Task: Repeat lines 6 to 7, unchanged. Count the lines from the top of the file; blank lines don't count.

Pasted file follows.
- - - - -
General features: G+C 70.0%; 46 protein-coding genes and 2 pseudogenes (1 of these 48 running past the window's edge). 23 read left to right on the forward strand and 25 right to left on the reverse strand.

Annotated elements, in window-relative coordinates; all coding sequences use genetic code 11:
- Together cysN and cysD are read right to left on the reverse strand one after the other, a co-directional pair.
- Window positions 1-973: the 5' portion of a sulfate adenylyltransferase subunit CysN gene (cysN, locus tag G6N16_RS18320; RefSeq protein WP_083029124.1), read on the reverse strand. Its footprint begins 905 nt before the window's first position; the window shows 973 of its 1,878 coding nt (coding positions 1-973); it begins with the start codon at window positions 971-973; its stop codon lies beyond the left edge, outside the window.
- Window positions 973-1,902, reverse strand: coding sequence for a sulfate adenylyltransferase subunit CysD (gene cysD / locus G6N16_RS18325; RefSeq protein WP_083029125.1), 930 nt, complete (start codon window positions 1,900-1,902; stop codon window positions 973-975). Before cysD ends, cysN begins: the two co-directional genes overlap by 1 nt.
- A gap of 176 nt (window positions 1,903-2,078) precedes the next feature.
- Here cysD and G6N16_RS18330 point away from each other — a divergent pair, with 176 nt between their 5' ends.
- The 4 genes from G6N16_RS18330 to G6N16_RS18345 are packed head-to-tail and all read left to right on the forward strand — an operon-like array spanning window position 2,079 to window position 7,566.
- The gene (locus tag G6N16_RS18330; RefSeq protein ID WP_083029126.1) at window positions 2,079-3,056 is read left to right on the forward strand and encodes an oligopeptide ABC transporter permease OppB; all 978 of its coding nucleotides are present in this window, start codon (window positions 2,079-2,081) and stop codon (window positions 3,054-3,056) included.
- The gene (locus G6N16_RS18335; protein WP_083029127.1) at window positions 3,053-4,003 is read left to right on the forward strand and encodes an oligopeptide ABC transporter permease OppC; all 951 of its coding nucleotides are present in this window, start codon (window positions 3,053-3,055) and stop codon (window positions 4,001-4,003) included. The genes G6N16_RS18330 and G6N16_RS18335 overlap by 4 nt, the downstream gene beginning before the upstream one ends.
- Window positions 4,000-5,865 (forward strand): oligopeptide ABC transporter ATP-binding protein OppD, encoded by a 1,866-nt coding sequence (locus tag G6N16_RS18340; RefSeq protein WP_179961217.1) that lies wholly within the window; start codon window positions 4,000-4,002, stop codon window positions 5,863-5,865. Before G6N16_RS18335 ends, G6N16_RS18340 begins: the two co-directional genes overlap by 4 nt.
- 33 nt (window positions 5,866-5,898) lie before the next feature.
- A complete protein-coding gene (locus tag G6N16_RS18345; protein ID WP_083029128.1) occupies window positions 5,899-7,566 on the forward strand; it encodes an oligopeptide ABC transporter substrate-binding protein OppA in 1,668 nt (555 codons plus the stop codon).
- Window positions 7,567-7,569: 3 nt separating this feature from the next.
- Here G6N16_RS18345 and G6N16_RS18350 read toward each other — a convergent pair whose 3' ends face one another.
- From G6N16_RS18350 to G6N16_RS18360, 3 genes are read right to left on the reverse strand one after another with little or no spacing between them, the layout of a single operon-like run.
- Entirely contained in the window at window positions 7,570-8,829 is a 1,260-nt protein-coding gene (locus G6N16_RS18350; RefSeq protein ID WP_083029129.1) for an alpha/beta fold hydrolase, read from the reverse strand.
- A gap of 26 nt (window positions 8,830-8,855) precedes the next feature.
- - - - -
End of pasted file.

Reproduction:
- A gap of 176 nt (window positions 1,903-2,078) precedes the next feature.
- Here cysD and G6N16_RS18330 point away from each other — a divergent pair, with 176 nt between their 5' ends.